Last week I was moderating an event for the economic board of Amsterdam. About 300 people had come to hear three star creative entrepreneurs of Amsterdam, Ben van Berkel, Renny Ramakers and Duncan Stutterheim. As a moderator I did something that intriguingly enough led to quite a bit of discussion afterwards at the bar. The main question seemed to be, why did it work? I now think I have the answer and it is a story. But let me first explain what happened…
The evening started with two introductory speakers and then the interviews with our guests were about to start, with Ben van Berkel being first up. Just before I introduced him, I told the audience that you get much more out of listening if you have a clear intent so I invited them all to share their intent for this evening with the strangers behind them or in front of them. What then happened led to what has always been one of my favourite noises in the world: the noise of a large group of people in little buzzgroups sharing. Because people straight away turned around in their chairs or leant forward and started talking to the strangers around them.
Over the rest of the evening I got them back into their buzzgroups two more times. And afterwards when we were in self-forming buzzgroups at the bar quite a few people asked me about that. Some of them wondered why it had worked, why 300 people had actually complied with my request. Because the sound indicated to everyone that it worked throughout the whole hall. Was it because they were Dutch or because most of them were in the creative industry or because they really wanted to hear the speakers?
I think the answer is, as so often, a combination of things. But the main thing within that combination is, in my view, something you perhaps wouldn’t expect. It was starting with a story. Now this is of course going to sound self-serving as I train storytelling and see the world through that lens but bear with me. I started the evening with a story of when I was showing some latin american filmmakers around Amsterdam and we visited this peaceful courtyard in the middle of a busy christmas shopping street and amazingly for exactly that one minute we were in the courtyard it snowed. When we stepped out into the shopping street it immediately stopped again. The Mexican looked me in the eye and said Amsterdam has magic. I linked this story to the evening by saying we were here to talk about the magic of Amsterdam.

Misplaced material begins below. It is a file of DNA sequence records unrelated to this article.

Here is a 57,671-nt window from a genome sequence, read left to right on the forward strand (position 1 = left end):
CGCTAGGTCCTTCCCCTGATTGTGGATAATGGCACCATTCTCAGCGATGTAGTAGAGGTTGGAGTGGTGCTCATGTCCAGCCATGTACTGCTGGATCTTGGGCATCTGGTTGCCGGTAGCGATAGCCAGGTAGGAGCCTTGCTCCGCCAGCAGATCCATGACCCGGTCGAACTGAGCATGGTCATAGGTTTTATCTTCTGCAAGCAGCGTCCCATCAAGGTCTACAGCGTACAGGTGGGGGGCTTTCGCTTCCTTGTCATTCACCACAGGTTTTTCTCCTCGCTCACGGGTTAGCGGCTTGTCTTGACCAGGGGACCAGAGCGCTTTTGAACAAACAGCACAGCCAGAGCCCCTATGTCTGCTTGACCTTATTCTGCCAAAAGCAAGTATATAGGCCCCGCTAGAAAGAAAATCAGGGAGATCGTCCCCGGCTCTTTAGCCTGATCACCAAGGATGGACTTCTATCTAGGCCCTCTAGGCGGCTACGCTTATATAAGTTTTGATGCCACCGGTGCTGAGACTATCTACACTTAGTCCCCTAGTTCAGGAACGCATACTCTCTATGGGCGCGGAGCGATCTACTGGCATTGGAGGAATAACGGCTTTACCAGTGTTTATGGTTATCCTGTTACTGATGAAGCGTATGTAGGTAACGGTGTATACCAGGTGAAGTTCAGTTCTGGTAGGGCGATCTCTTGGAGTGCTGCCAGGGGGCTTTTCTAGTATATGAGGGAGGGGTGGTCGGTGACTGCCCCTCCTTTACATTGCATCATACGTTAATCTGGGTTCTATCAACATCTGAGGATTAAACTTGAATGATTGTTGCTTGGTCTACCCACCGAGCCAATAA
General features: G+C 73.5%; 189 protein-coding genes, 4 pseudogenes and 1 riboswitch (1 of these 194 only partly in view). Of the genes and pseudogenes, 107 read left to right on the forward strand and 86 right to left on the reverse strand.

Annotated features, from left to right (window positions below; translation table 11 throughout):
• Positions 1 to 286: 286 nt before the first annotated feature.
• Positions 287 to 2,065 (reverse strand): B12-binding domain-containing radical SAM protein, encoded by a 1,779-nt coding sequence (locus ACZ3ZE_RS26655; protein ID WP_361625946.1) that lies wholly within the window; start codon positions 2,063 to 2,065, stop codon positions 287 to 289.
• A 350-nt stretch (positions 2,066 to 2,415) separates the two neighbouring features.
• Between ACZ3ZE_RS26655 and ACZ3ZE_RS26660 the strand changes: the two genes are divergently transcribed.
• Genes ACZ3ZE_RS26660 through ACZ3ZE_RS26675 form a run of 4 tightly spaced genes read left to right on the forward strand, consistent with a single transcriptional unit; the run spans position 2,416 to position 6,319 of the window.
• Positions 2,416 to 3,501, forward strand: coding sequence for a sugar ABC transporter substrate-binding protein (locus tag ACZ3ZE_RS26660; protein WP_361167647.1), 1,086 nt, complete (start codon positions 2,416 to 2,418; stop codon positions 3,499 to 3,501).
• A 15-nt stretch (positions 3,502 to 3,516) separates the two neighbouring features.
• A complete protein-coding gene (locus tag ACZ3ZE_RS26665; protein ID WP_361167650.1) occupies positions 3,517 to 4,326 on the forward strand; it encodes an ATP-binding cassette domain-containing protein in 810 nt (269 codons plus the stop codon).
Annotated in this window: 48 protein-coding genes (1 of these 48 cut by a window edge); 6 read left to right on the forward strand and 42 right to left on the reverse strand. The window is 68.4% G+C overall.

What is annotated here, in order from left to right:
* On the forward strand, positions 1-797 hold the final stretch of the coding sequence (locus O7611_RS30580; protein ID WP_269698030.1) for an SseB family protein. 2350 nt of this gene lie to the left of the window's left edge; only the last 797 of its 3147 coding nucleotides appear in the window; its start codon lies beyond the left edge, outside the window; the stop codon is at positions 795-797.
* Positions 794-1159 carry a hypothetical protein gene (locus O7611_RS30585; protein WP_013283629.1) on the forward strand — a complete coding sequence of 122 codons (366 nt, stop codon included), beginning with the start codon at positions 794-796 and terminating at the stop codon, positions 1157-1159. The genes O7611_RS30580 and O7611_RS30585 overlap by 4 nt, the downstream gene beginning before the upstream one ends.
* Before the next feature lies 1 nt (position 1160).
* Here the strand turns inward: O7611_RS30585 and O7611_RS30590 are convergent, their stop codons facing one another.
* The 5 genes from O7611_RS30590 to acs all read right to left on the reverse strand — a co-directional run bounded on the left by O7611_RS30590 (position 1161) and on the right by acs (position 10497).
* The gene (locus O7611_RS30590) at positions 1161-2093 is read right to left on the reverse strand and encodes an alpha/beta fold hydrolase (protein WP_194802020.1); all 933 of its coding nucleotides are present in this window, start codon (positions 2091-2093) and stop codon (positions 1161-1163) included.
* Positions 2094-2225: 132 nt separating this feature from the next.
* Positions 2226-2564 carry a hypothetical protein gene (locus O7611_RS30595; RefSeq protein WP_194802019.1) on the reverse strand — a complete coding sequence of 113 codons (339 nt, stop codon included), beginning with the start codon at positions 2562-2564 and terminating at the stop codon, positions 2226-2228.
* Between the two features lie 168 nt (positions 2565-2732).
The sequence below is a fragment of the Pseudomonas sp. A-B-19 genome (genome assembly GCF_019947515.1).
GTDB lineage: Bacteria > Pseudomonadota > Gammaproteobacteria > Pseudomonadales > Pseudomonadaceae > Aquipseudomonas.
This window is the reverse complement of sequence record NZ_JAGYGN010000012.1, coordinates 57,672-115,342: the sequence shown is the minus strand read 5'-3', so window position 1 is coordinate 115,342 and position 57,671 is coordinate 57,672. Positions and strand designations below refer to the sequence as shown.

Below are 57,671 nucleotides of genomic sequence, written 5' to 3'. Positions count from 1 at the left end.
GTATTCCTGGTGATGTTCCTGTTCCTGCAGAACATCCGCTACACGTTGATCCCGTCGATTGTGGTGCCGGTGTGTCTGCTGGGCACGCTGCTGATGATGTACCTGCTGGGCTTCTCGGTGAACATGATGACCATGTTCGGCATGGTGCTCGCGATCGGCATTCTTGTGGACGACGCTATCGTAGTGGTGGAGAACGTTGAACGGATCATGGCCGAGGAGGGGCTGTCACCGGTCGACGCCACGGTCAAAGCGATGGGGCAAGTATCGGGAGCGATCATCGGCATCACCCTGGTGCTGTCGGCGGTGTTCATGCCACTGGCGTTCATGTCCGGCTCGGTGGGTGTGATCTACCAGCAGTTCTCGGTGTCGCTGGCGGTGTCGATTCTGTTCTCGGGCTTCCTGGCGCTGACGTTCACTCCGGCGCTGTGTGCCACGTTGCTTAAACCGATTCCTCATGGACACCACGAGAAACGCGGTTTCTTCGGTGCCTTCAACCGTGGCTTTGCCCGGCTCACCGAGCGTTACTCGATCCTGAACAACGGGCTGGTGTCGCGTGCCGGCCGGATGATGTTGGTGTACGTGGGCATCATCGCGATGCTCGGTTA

What telling a story does is create a special connection between speaker and audience. They know me a little, I have given them something and there has been time spent on creating a link. Our brains know stories so well, therefore the mode of listening to a story is quite innate to us and the linkage that goes with that is maybe even reminiscent of sitting around a campfire many centuries ago. Stop me if I go too far:)
Now it is my belief that because of that connection, the audience was more willing to act on a suggestion of mine than they would have been otherwise. Of course I had to do the other things right as well, ask in the right way, give them a reason, really expect them to comply etcetera, but the key in this case was the connection. And that was the reward of telling a story.